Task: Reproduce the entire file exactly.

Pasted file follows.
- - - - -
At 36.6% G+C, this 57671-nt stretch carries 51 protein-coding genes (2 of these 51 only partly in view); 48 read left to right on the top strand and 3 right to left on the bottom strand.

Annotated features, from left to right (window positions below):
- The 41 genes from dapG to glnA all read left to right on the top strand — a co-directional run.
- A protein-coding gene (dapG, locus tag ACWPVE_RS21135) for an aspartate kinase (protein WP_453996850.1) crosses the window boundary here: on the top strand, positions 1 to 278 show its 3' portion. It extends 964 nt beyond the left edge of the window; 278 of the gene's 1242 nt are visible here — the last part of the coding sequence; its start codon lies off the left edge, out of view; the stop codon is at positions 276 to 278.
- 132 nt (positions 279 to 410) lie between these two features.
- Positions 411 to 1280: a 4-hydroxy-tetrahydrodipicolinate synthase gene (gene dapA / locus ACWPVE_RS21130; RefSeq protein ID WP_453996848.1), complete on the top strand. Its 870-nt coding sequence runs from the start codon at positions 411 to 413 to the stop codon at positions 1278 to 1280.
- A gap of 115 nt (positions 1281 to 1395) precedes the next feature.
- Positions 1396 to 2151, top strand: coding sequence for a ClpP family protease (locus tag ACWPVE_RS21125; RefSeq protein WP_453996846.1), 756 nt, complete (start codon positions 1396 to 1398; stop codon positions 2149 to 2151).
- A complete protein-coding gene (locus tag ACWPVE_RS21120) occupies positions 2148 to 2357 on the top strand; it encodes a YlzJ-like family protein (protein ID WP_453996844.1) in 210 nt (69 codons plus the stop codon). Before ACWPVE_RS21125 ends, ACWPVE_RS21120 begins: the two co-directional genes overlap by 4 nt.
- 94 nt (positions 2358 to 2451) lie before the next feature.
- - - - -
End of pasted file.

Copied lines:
At 36.6% G+C, this 57671-nt stretch carries 51 protein-coding genes (2 of these 51 only partly in view); 48 read left to right on the top strand and 3 right to left on the bottom strand.

Annotated features, from left to right (window positions below):
- The 41 genes from dapG to glnA all read left to right on the top strand — a co-directional run.
- A protein-coding gene (dapG, locus tag ACWPVE_RS21135) for an aspartate kinase (protein WP_453996850.1) crosses the window boundary here: on the top strand, positions 1 to 278 show its 3' portion. It extends 964 nt beyond the left edge of the window; 278 of the gene's 1242 nt are visible here — the last part of the coding sequence; its start codon lies off the left edge, out of view; the stop codon is at positions 276 to 278.
- 132 nt (positions 279 to 410) lie between these two features.
- Positions 411 to 1280: a 4-hydroxy-tetrahydrodipicolinate synthase gene (gene dapA / locus ACWPVE_RS21130; RefSeq protein ID WP_453996848.1), complete on the top strand. Its 870-nt coding sequence runs from the start codon at positions 411 to 413 to the stop codon at positions 1278 to 1280.
- A gap of 115 nt (positions 1281 to 1395) precedes the next feature.
- Positions 1396 to 2151, top strand: coding sequence for a ClpP family protease (locus tag ACWPVE_RS21125; RefSeq protein WP_453996846.1), 756 nt, complete (start codon positions 1396 to 1398; stop codon positions 2149 to 2151).
- A complete protein-coding gene (locus tag ACWPVE_RS21120) occupies positions 2148 to 2357 on the top strand; it encodes a YlzJ-like family protein (protein ID WP_453996844.1) in 210 nt (69 codons plus the stop codon). Before ACWPVE_RS21125 ends, ACWPVE_RS21120 begins: the two co-directional genes overlap by 4 nt.
- 94 nt (positions 2358 to 2451) lie before the next feature.